"A child's learning is the funtion more of the characteristics of his classmates than those of the teacher." James Coleman, 1972

Monday, February 12, 2007

The Test That Ate Our Democracy

Findings included in an editorial from Daytona Beach News-Journal:

A December survey commissioned by the Florida Association of Social Studies Supervisors questioned elementary-school teachers about the effect that the Florida Comprehensive Achievement Test has on instruction for nontested social studies subjects, such as history, geography, communities, citizenship and world relationships.

Conducted by Stetson University's Patrick Coggins, the study suggests that, due to FCAT preparation time, fewer hours are spent on non-FCAT subjects. Based on answers from the 1,766 teachers in nine districts (including Volusia County), the findings show:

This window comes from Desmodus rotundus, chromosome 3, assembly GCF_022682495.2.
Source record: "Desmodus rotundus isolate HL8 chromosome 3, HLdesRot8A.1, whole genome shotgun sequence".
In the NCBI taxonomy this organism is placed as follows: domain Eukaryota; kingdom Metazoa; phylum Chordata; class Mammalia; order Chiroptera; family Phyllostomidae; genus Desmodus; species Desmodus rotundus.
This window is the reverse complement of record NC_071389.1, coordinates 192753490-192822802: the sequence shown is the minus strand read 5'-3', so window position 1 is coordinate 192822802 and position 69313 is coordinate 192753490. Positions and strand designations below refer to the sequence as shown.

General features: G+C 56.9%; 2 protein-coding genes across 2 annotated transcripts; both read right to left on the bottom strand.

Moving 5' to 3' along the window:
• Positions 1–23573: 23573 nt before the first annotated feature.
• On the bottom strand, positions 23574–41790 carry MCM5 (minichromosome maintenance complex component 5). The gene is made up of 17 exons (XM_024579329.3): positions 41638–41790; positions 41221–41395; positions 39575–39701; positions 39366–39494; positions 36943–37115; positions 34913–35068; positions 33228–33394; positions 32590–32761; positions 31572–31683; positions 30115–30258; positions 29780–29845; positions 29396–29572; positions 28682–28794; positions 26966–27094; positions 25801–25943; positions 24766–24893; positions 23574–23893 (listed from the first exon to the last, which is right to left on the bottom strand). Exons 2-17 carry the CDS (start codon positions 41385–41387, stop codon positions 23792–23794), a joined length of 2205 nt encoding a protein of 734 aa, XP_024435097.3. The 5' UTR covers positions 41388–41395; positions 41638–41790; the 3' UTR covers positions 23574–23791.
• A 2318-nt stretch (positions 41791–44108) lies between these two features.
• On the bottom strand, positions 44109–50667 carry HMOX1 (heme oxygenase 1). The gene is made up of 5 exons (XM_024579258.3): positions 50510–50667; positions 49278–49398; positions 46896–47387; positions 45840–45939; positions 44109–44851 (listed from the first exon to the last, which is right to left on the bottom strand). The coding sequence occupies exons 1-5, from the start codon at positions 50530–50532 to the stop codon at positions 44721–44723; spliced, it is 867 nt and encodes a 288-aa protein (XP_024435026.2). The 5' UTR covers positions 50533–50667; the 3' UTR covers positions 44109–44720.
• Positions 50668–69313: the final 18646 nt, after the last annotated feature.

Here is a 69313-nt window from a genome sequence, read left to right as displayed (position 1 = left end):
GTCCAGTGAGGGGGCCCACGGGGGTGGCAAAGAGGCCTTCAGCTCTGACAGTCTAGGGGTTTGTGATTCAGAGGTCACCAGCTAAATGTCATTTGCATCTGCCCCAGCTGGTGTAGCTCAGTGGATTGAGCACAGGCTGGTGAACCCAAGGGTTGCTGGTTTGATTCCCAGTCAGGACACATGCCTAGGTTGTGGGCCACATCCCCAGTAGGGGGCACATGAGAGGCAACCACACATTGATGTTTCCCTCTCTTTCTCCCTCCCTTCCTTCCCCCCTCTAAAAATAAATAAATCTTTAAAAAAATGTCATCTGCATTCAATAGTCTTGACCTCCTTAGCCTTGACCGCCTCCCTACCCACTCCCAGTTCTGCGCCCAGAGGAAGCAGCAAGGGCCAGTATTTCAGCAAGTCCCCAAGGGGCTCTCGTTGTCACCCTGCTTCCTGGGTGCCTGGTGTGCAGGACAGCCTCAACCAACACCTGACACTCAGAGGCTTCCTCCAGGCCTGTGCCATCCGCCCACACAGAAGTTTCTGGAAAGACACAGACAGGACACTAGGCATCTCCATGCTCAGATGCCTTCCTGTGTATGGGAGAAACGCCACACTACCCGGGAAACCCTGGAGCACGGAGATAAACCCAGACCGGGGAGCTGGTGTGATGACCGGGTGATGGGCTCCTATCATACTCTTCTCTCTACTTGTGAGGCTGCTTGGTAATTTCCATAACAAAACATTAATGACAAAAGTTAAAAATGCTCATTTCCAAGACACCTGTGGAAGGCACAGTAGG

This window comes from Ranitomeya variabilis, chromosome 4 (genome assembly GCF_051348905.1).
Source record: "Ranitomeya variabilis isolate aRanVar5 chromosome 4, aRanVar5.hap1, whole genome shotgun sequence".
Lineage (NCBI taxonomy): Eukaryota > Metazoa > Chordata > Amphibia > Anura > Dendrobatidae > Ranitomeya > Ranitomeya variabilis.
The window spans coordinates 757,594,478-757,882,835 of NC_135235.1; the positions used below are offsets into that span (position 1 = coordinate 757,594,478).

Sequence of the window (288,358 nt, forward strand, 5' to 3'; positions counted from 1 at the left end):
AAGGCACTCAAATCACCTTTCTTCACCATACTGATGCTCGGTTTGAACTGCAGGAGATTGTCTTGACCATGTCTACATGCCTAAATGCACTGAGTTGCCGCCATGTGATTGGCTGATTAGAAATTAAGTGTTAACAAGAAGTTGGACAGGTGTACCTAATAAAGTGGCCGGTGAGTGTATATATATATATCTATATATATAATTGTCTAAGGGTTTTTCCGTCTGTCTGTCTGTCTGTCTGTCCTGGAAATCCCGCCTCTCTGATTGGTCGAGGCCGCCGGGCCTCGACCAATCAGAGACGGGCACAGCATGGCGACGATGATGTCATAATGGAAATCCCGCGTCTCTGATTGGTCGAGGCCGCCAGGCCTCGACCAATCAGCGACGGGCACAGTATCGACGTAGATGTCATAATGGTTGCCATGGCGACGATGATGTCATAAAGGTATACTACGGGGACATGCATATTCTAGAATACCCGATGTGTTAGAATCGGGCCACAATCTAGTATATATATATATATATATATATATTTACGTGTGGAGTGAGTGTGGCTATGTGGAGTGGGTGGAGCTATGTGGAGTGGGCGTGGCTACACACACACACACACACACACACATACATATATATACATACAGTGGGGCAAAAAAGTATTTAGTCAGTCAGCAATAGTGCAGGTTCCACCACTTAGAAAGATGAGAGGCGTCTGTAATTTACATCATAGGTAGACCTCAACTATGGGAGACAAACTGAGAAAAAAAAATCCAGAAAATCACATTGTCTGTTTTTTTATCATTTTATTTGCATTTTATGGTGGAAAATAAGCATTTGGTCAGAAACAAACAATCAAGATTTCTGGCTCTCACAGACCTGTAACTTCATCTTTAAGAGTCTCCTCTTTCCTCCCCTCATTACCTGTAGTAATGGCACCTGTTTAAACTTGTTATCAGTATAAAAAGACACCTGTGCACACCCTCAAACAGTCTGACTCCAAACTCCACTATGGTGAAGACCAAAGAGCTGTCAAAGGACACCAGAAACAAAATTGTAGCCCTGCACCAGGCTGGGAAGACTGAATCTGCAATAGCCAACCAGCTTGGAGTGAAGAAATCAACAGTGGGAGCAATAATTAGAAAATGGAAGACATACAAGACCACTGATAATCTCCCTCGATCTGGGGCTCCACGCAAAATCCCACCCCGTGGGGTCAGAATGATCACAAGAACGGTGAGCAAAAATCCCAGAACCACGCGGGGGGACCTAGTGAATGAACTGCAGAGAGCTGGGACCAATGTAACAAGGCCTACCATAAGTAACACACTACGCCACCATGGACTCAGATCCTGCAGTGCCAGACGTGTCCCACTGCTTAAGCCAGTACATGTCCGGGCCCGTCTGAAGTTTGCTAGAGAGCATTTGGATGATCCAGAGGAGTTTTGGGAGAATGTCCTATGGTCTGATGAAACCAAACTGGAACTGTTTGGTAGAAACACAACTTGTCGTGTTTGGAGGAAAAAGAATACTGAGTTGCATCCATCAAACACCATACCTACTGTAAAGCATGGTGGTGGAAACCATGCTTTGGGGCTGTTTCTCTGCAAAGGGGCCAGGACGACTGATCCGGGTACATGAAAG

· About 61 percent of these teachers reported that social studies instruction has declined in their classrooms since the beginning of FCAT testing in 1998. Only about 10 percent said that there was no decline.

· More than 67 percent spent less than 2 hours each week in social studies instruction while more than 32 spent 3-5 hours. In comparison, a minimum of 7.5 hours is spent on reading, 5 hours on math and 4 hours on science.

· About 73 percent of the respondents reported that they affirmatively reduced social studies instruction by 1-2 hours while about 18 percent reported a reduction of 3-4 hours a week. This data suggest that about 92 percent of the respondents agreed that social studies instruction time has been substantially reduced in order to focus on FCAT preparation for the language arts (reading and writing), math and science.

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